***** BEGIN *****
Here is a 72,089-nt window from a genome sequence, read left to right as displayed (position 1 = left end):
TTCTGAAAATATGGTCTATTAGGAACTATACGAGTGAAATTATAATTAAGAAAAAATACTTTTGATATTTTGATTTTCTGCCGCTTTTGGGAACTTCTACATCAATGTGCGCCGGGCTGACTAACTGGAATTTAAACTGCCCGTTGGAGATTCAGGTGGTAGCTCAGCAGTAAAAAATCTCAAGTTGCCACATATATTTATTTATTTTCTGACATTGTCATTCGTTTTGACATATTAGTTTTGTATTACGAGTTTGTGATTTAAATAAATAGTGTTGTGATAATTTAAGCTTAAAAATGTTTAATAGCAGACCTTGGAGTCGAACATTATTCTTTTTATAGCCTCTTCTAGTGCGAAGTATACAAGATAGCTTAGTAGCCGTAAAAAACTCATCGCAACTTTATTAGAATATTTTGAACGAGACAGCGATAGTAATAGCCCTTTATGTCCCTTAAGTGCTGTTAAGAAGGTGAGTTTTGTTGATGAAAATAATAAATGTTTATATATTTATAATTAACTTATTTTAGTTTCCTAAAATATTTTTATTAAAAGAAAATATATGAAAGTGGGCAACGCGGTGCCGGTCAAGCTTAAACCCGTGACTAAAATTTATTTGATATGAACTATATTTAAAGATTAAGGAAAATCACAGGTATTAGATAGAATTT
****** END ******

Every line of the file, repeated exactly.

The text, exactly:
Here is a 72,089-nt window from a genome sequence, read left to right as displayed (position 1 = left end):
TTCTGAAAATATGGTCTATTAGGAACTATACGAGTGAAATTATAATTAAGAAAAAATACTTTTGATATTTTGATTTTCTGCCGCTTTTGGGAACTTCTACATCAATGTGCGCCGGGCTGACTAACTGGAATTTAAACTGCCCGTTGGAGATTCAGGTGGTAGCTCAGCAGTAAAAAATCTCAAGTTGCCACATATATTTATTTATTTTCTGACATTGTCATTCGTTTTGACATATTAGTTTTGTATTACGAGTTTGTGATTTAAATAAATAGTGTTGTGATAATTTAAGCTTAAAAATGTTTAATAGCAGACCTTGGAGTCGAACATTATTCTTTTTATAGCCTCTTCTAGTGCGAAGTATACAAGATAGCTTAGTAGCCGTAAAAAACTCATCGCAACTTTATTAGAATATTTTGAACGAGACAGCGATAGTAATAGCCCTTTATGTCCCTTAAGTGCTGTTAAGAAGGTGAGTTTTGTTGATGAAAATAATAAATGTTTATATATTTATAATTAACTTATTTTAGTTTCCTAAAATATTTTTATTAAAAGAAAATATATGAAAGTGGGCAACGCGGTGCCGGTCAAGCTTAAACCCGTGACTAAAATTTATTTGATATGAACTATATTTAAAGATTAAGGAAAATCACAGGTATTAGATAGAATTT